Wendell Wentworth and his son, Christopher, have had a fair amount of deer-hunting success over the years, which is obvious from the nine mounted bucks — eight of them over 200 pounds — you’ll find on the walls of his home.
But over a seven-day span early in this deer season, the Wentworth men may have outdone themselves: Wendell bagged a monster 15-pointer on the residents-only opening day on Oct. 28 that weighed 263 pounds, field-dressed, and Christopher followed a week later with a 228-pounder with a nine-point rack.
The deer was the seventh of Wendell Wentworth’s hunting career that topped the magic 200-pound mark, a dividing line that’s generally accepted to separate “nice” deer from “big” ones.
The opening-day hunt didn’t take long for the 65-year-old, as Wendell Wentworth shot his deer at 9:05 a.m.
“I just climbed up in my stand and he come out. I was in some alders and swale. I like to hunt swale,” he said of low-lying, often wet areas. “He come out and thrashed his horns against some bushes, then he stepped out in the wide open, so I gave it to him.”
Just a week later, Christopher, nicknamed “Critta,” filled his own tag while hunting in the same area.
Wendell said the folks at the local tagging station — Burkettville General Store in Appleton — seemed to appreciate his massive deer.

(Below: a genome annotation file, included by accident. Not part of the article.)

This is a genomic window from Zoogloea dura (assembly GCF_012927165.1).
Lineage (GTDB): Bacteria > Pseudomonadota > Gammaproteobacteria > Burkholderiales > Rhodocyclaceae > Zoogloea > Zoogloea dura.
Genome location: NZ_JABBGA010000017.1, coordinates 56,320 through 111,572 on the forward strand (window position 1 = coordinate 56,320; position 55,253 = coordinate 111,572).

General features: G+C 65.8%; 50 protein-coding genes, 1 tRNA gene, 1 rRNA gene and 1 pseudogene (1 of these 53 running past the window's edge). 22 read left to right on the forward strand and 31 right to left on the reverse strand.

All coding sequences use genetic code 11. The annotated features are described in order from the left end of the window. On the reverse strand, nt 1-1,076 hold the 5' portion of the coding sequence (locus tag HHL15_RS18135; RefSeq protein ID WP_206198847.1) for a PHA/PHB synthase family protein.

“They was quite surprised,” Wendell Wentworth said with a chuckle. “They have a buck club over there. Three or four of us who grew up [together] always try to get the biggest one each year. I’ve got it this year, I’m hoping.”
He likely does, as a 263-pound deer is relatively rare. But that doesn’t mean his friends aren’t giving it their best shot.
“One of my buddies got one this morning, weighed 224,” Wentworth said on Monday.
But the recent success doesn’t mean the Wentworths are always lucky. In fact, just last week an effort to tag another big deer didn’t pan out.
“My grandson shot one Friday night that we should have had. I don’t know what happened. I’m sick as a dog [about it]. That one would have gone 200,” Wendell Wentworth said.
The 11-year-old made a good shot, his grandfather said, and the hunting party spent all day Saturday and Sunday looking for the buck. They even contacted a guide with a blood-tracking dog, but were told that after a full day of tromping through the area, using the dog probably wouldn’t work.
“We thought we’d find it,” Wendell Wentworth said. “This isn’t our first rodeo.”
Got a deer story? You can reach John Holyoke at firstname.lastname@example.org.